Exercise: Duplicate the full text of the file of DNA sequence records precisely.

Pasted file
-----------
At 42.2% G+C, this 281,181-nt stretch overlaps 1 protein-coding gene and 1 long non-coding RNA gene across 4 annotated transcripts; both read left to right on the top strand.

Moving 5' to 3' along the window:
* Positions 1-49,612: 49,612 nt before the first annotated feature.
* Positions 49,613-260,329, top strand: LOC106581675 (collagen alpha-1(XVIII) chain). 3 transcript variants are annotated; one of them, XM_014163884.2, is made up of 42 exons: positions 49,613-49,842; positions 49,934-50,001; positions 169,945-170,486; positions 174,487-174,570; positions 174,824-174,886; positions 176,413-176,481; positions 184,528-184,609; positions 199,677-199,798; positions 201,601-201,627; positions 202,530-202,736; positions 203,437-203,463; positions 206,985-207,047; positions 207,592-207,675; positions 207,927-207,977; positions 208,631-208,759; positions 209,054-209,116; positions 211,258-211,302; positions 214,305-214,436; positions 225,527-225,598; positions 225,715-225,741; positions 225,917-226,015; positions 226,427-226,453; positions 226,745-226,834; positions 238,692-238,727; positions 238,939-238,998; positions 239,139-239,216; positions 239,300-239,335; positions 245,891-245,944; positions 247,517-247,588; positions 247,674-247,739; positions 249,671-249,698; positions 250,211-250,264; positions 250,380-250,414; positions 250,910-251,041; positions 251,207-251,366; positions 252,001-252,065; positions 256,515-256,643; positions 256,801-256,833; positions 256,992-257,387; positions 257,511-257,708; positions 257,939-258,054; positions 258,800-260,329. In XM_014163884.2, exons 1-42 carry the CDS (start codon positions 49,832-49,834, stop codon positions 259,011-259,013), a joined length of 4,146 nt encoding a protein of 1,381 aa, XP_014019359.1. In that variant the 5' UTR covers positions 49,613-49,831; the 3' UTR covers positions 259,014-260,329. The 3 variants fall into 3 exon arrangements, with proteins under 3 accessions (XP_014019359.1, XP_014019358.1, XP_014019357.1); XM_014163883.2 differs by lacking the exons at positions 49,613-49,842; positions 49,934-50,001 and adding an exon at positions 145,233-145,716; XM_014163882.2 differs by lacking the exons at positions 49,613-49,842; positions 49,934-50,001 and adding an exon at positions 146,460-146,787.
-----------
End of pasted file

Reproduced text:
At 42.2% G+C, this 281,181-nt stretch overlaps 1 protein-coding gene and 1 long non-coding RNA gene across 4 annotated transcripts; both read left to right on the top strand.

Moving 5' to 3' along the window:
* Positions 1-49,612: 49,612 nt before the first annotated feature.
* Positions 49,613-260,329, top strand: LOC106581675 (collagen alpha-1(XVIII) chain). 3 transcript variants are annotated; one of them, XM_014163884.2, is made up of 42 exons: positions 49,613-49,842; positions 49,934-50,001; positions 169,945-170,486; positions 174,487-174,570; positions 174,824-174,886; positions 176,413-176,481; positions 184,528-184,609; positions 199,677-199,798; positions 201,601-201,627; positions 202,530-202,736; positions 203,437-203,463; positions 206,985-207,047; positions 207,592-207,675; positions 207,927-207,977; positions 208,631-208,759; positions 209,054-209,116; positions 211,258-211,302; positions 214,305-214,436; positions 225,527-225,598; positions 225,715-225,741; positions 225,917-226,015; positions 226,427-226,453; positions 226,745-226,834; positions 238,692-238,727; positions 238,939-238,998; positions 239,139-239,216; positions 239,300-239,335; positions 245,891-245,944; positions 247,517-247,588; positions 247,674-247,739; positions 249,671-249,698; positions 250,211-250,264; positions 250,380-250,414; positions 250,910-251,041; positions 251,207-251,366; positions 252,001-252,065; positions 256,515-256,643; positions 256,801-256,833; positions 256,992-257,387; positions 257,511-257,708; positions 257,939-258,054; positions 258,800-260,329. In XM_014163884.2, exons 1-42 carry the CDS (start codon positions 49,832-49,834, stop codon positions 259,011-259,013), a joined length of 4,146 nt encoding a protein of 1,381 aa, XP_014019359.1. In that variant the 5' UTR covers positions 49,613-49,831; the 3' UTR covers positions 259,014-260,329. The 3 variants fall into 3 exon arrangements, with proteins under 3 accessions (XP_014019359.1, XP_014019358.1, XP_014019357.1); XM_014163883.2 differs by lacking the exons at positions 49,613-49,842; positions 49,934-50,001 and adding an exon at positions 145,233-145,716; XM_014163882.2 differs by lacking the exons at positions 49,613-49,842; positions 49,934-50,001 and adding an exon at positions 146,460-146,787.